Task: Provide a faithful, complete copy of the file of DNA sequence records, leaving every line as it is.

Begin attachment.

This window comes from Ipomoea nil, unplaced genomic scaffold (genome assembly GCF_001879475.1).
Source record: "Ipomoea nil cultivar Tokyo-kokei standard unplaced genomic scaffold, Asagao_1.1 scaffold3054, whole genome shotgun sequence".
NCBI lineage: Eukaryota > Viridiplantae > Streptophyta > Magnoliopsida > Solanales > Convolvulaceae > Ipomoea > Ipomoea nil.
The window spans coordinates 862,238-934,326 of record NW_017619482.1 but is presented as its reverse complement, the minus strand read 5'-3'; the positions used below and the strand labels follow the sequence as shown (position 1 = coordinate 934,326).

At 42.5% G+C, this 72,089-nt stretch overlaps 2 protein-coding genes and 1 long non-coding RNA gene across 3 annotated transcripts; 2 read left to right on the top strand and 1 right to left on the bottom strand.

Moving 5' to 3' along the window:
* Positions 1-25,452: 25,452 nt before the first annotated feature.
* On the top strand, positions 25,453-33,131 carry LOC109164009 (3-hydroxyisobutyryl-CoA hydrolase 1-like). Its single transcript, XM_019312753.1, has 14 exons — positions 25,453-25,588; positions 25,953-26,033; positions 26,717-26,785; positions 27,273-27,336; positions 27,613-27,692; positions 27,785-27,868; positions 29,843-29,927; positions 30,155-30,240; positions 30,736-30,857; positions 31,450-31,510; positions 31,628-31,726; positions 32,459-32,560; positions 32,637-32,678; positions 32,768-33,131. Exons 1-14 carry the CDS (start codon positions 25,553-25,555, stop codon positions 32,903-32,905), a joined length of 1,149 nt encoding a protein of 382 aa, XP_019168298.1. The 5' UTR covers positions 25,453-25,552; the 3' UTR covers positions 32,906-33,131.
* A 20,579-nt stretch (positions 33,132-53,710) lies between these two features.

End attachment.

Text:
This window comes from Ipomoea nil, unplaced genomic scaffold (genome assembly GCF_001879475.1).
Source record: "Ipomoea nil cultivar Tokyo-kokei standard unplaced genomic scaffold, Asagao_1.1 scaffold3054, whole genome shotgun sequence".
NCBI lineage: Eukaryota > Viridiplantae > Streptophyta > Magnoliopsida > Solanales > Convolvulaceae > Ipomoea > Ipomoea nil.
The window spans coordinates 862,238-934,326 of record NW_017619482.1 but is presented as its reverse complement, the minus strand read 5'-3'; the positions used below and the strand labels follow the sequence as shown (position 1 = coordinate 934,326).

At 42.5% G+C, this 72,089-nt stretch overlaps 2 protein-coding genes and 1 long non-coding RNA gene across 3 annotated transcripts; 2 read left to right on the top strand and 1 right to left on the bottom strand.

Moving 5' to 3' along the window:
* Positions 1-25,452: 25,452 nt before the first annotated feature.
* On the top strand, positions 25,453-33,131 carry LOC109164009 (3-hydroxyisobutyryl-CoA hydrolase 1-like). Its single transcript, XM_019312753.1, has 14 exons — positions 25,453-25,588; positions 25,953-26,033; positions 26,717-26,785; positions 27,273-27,336; positions 27,613-27,692; positions 27,785-27,868; positions 29,843-29,927; positions 30,155-30,240; positions 30,736-30,857; positions 31,450-31,510; positions 31,628-31,726; positions 32,459-32,560; positions 32,637-32,678; positions 32,768-33,131. Exons 1-14 carry the CDS (start codon positions 25,553-25,555, stop codon positions 32,903-32,905), a joined length of 1,149 nt encoding a protein of 382 aa, XP_019168298.1. The 5' UTR covers positions 25,453-25,552; the 3' UTR covers positions 32,906-33,131.
* A 20,579-nt stretch (positions 33,132-53,710) lies between these two features.